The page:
Then, in response to the saving grace of Jesus Christ, each household is invited to join a journey toward faithful discipleship in six core areas that are given equal emphasis, focusing on one per week:

  1. Bible reading
  2. Worship
  3. Witness
  4. Financial giving 
  5. Service

During this six-week period, the congregation will build and strengthen its commitment to Christ through worship, small groups, and other activities. With each step, people will be asked to think seriously about and set goals for that particular aspect of discipleship. The six steps begin with interior activities and move outward.

Very truly, I tell you, anyone who hears my word and believes him who sent me has eternal life, and does not come under judgement, but has passed from death to life.” John 5:24 (NRSV).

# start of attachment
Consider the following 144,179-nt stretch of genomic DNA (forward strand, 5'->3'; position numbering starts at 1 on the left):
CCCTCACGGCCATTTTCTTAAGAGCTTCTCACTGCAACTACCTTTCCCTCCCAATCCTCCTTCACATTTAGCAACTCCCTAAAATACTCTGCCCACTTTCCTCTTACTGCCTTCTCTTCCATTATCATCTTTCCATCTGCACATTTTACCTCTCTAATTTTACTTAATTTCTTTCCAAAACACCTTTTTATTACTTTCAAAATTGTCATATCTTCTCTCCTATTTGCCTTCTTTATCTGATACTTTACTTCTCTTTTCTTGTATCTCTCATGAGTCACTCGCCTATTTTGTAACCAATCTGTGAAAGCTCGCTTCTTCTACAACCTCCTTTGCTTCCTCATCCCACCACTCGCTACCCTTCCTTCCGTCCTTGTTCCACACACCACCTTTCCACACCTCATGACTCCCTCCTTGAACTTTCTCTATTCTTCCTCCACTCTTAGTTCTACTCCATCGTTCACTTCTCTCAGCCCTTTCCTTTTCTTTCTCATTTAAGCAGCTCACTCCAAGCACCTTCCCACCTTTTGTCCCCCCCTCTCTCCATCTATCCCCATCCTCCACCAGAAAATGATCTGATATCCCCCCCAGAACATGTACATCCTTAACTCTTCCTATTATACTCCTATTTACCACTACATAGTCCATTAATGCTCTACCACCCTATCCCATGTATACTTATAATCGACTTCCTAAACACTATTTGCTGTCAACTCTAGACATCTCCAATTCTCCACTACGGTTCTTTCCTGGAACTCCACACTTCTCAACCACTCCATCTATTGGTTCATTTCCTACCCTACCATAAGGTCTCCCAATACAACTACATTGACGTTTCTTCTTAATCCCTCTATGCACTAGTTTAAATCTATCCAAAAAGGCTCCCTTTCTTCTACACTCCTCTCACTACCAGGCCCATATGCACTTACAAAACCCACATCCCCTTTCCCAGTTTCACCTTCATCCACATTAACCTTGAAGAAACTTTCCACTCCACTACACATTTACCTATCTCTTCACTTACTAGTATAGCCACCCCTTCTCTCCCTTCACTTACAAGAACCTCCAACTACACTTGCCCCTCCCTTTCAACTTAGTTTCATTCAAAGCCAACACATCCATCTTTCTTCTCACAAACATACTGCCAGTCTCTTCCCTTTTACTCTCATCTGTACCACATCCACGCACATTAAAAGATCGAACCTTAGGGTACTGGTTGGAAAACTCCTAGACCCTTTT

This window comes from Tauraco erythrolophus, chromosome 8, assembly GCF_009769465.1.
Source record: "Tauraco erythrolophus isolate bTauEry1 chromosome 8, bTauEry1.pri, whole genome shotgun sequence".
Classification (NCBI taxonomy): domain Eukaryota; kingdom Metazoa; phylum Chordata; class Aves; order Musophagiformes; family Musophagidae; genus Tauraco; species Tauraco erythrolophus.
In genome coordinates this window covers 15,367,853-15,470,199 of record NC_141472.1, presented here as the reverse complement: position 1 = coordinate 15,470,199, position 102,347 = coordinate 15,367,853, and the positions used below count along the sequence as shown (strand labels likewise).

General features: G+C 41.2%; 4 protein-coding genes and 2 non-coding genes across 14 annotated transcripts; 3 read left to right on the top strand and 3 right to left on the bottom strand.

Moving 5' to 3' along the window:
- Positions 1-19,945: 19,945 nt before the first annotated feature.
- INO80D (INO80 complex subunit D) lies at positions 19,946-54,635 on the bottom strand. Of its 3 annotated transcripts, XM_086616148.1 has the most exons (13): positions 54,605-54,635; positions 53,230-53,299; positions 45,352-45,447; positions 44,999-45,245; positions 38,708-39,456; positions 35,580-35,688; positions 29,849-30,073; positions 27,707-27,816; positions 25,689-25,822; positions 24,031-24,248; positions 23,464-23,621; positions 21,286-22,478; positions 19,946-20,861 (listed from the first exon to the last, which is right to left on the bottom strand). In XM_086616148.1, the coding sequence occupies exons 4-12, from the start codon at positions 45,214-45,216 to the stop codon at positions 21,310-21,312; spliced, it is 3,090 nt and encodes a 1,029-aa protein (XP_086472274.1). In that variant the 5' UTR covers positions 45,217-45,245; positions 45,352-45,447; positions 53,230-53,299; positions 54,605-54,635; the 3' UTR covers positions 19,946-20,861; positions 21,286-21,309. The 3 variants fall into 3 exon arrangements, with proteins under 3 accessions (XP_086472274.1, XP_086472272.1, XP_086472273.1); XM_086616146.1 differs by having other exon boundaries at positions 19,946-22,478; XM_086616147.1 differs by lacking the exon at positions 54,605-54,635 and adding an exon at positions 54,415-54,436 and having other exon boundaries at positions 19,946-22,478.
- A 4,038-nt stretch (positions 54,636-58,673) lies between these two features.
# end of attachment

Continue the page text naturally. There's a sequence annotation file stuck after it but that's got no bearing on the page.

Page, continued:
Program Attributes

 

  • The program is holistic, with each of the six steps anchored in the context of an initial commitment to Jesus Christ as Lord and Savior.
  • The six invitational steps are perceived by the congregation to reflect what the Lord expects of those who seek to be faithful followers. These commitments have historically framed the church’s primary expectations and are worthy of giving one’s life to.
  • The program places equal emphasis on each of the six steps, clearly communicating that this is not simply “about money.”
  • The steps are realistic and achievable for each participant. Persons who are new to the faith will find introductory, first-step invitations that are engaging and challenging. The saints, who have attended worship and Sunday school for their entire lives, will find advanced steps that invite them to grow not just incrementally but in the quality of their relationship with God and in response to the Lord’s expectations of those who seek to be deeply devoted disciples.